• Hospitals acquired 4,800 physician practices since January 2019, a 9% increase.
  • Corporate entities, like PE firms or health insurers, acquired 31,300 physician practices since 2019, an 86% increase.


What is driving this change?

Pandemic pressures and the current labor and supply shortages have stressed physician practices both financially and mentally. Physician burnout has become a big problem with more and more physicians retiring early or finding alternative working environments. An acquisition is a quick and lucrative way for physicians to shift the responsibility of running a practice to someone else. These benefits include:

  • Financial risk protection
  • Less administrative burdens
  • Electronic Health Records (EHR) implementation
  • More routine scheduling


These benefits have driven many physicians into the arms of hospitals or corporate entities. However, there is a downside to these changes:

  • Decreased income
  • Decreased autonomy in decision-making
  • Profit-driven motives of their employers
  • Decreased flexibility of hours


Dr. Dashevsky believes the pendulum that has shifted from private practice to hospital/corporate practice will someday shift back. As physicians crave the autonomy they once had, or want to experience it for the first time, change is likely. Personally, I hope it does. There is nothing quite like knowing there is no one getting between your patient and you when it comes to deciding what’s best for your patient. That feeling is being lost, and the sooner it returns, the better for all patients.

Medicare for All Not Dead


We haven’t heard much about Medicare for All recently, but it is far from dead. If you’ve forgotten, Medicare for All is the socialized medicine plan of Senator Bernie Sanders. Sanders pushed his plan hard during the presidential campaign of 2020, but even the Democratic Party couldn’t stomach it so they made sure Joe Biden won the party’s nomination. They knew Sanders’ plan would never be accepted in the general election.

Since then, we haven’t heard much more about Medicare for All. The Covid pandemic changed the subject and demonstrated once again why the government should not be in charge of your healthcare. The tsunami of misinformation about Covid treatment driven by political agendas shows us what happens when the government gets between you and your doctor.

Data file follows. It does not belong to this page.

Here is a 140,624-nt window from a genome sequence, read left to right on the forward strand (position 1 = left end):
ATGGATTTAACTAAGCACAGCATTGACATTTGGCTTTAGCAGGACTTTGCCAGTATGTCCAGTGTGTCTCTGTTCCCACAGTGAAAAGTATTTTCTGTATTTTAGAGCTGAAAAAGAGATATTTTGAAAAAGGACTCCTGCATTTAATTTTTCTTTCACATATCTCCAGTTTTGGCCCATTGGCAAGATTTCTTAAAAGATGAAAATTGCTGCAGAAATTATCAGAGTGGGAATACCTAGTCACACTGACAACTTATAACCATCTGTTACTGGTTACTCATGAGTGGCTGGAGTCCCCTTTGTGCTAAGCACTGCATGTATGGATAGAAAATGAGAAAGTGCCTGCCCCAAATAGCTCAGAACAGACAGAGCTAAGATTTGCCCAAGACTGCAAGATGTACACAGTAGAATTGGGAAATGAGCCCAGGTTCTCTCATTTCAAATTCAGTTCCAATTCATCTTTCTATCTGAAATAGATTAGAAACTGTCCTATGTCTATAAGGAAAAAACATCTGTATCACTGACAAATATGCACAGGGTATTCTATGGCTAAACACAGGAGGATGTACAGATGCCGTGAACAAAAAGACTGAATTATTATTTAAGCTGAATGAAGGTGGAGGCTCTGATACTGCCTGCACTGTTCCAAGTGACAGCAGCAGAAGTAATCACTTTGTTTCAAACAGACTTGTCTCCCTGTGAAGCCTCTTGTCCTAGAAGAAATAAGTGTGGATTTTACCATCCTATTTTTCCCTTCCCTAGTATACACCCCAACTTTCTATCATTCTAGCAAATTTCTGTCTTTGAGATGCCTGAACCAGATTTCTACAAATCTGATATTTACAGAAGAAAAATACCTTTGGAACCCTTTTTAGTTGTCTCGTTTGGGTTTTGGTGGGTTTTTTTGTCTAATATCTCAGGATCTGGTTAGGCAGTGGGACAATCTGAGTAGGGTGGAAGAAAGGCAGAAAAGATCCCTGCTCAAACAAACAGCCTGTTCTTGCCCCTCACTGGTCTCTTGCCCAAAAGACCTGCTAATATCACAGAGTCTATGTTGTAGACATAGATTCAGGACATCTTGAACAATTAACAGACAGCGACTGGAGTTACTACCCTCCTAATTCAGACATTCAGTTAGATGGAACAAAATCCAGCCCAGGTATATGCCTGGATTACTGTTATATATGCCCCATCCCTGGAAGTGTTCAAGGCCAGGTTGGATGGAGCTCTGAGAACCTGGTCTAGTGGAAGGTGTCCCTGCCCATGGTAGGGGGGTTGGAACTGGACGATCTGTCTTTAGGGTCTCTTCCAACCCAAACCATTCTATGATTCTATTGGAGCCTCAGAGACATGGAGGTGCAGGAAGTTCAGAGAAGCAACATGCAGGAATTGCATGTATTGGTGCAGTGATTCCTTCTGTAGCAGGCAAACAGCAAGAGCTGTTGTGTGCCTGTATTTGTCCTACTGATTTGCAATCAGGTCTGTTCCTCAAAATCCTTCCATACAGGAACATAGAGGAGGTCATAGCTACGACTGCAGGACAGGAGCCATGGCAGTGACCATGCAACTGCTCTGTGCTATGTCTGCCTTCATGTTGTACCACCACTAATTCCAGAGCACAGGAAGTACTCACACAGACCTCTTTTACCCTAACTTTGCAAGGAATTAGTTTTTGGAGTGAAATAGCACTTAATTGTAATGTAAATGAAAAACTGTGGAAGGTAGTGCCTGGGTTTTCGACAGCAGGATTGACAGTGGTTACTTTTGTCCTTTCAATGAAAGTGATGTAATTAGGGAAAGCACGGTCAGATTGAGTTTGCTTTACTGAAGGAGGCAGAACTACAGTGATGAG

But lest you think Senator Sanders has given up on his plan, think again. Recently he held a Senate Budget Committee hearing on the subject of Medicare for All – again. Grace-Marie Turner, writing for The Galen Institute, says she and Professor Charles Blahous of George Mason University’s Mercatus Center were called as witnesses by Republicans on the committee.

Turner says, “The divisiveness on this issue is so clear it’s hard to find any center ground. That’s largely because the passion for Medicare for All is so detached from reality: The Left insists nurses and doctors would spend almost all their time on patient care, not forms and paperwork. Administrative costs would virtually vanish by shutting down insurance companies and other private players. Health costs would plummet while life expectancy would dramatically increase as everyone has access to all the care they need any time.”

I have highlighted this last line since it clearly shows how divorced from reality these advocates for socialized medicine really are. The truth about socialized medicine is well-known to anyone who objectively studies the subject. In every nation where socialized medicine has been implemented, including Canada, Great Britain, Sweden, Cuba and others, three things have been consistently found:

  • Reduced access to healthcare
  • Rationing of healthcare
  • Reduced quality of healthcare


It’s really quite simple. When the government is allowed to dictate who receives healthcare and how much treatment they receive, they cut costs by rationing access and eligibility for treatments. The inevitable result is reduced quality of healthcare. I have written extensively on this subject in the past and I refer you to my blog search box where you can find much more information by simply entering the words “Medicare for All.”

Turner tells us the Republican committee members asked pertinent questions. Senator Lindsey Graham (R-SC) asked, “If the U.S. system is so horrible, why are so many people coming to America?” “Why aren’t we leaving to go to someplace else where you don’t die in the streets and where you don’t have to live under “one of the most disgusting examples of the healthcare on the planet? – as suggested by Senator Sanders.

Senator Ron Johnson (R-WI) talked about governments’ “miserable failures” in response to the Covid-19 pandemic on testing, shutdowns, school closures, restrictions on access to treatments, and more. “Why in the world would anybody put government more in charge of health care? What makes you think there would be less bureaucracy with government-run healthcare? There would be greater bureaucracy, more rules, less innovation, and higher costs.”

Senator Rick Scott (R-FL) reinforced that Medicare for All “would abolish the current Medicare program and make private insurance illegal. It would have the federal government deciding which procedures you get and when you get them. Do you want the government to makes these choices for you?” These are all good questions for which there are no good answers. Medicare for All needs to die, but Bernie won’t let it go.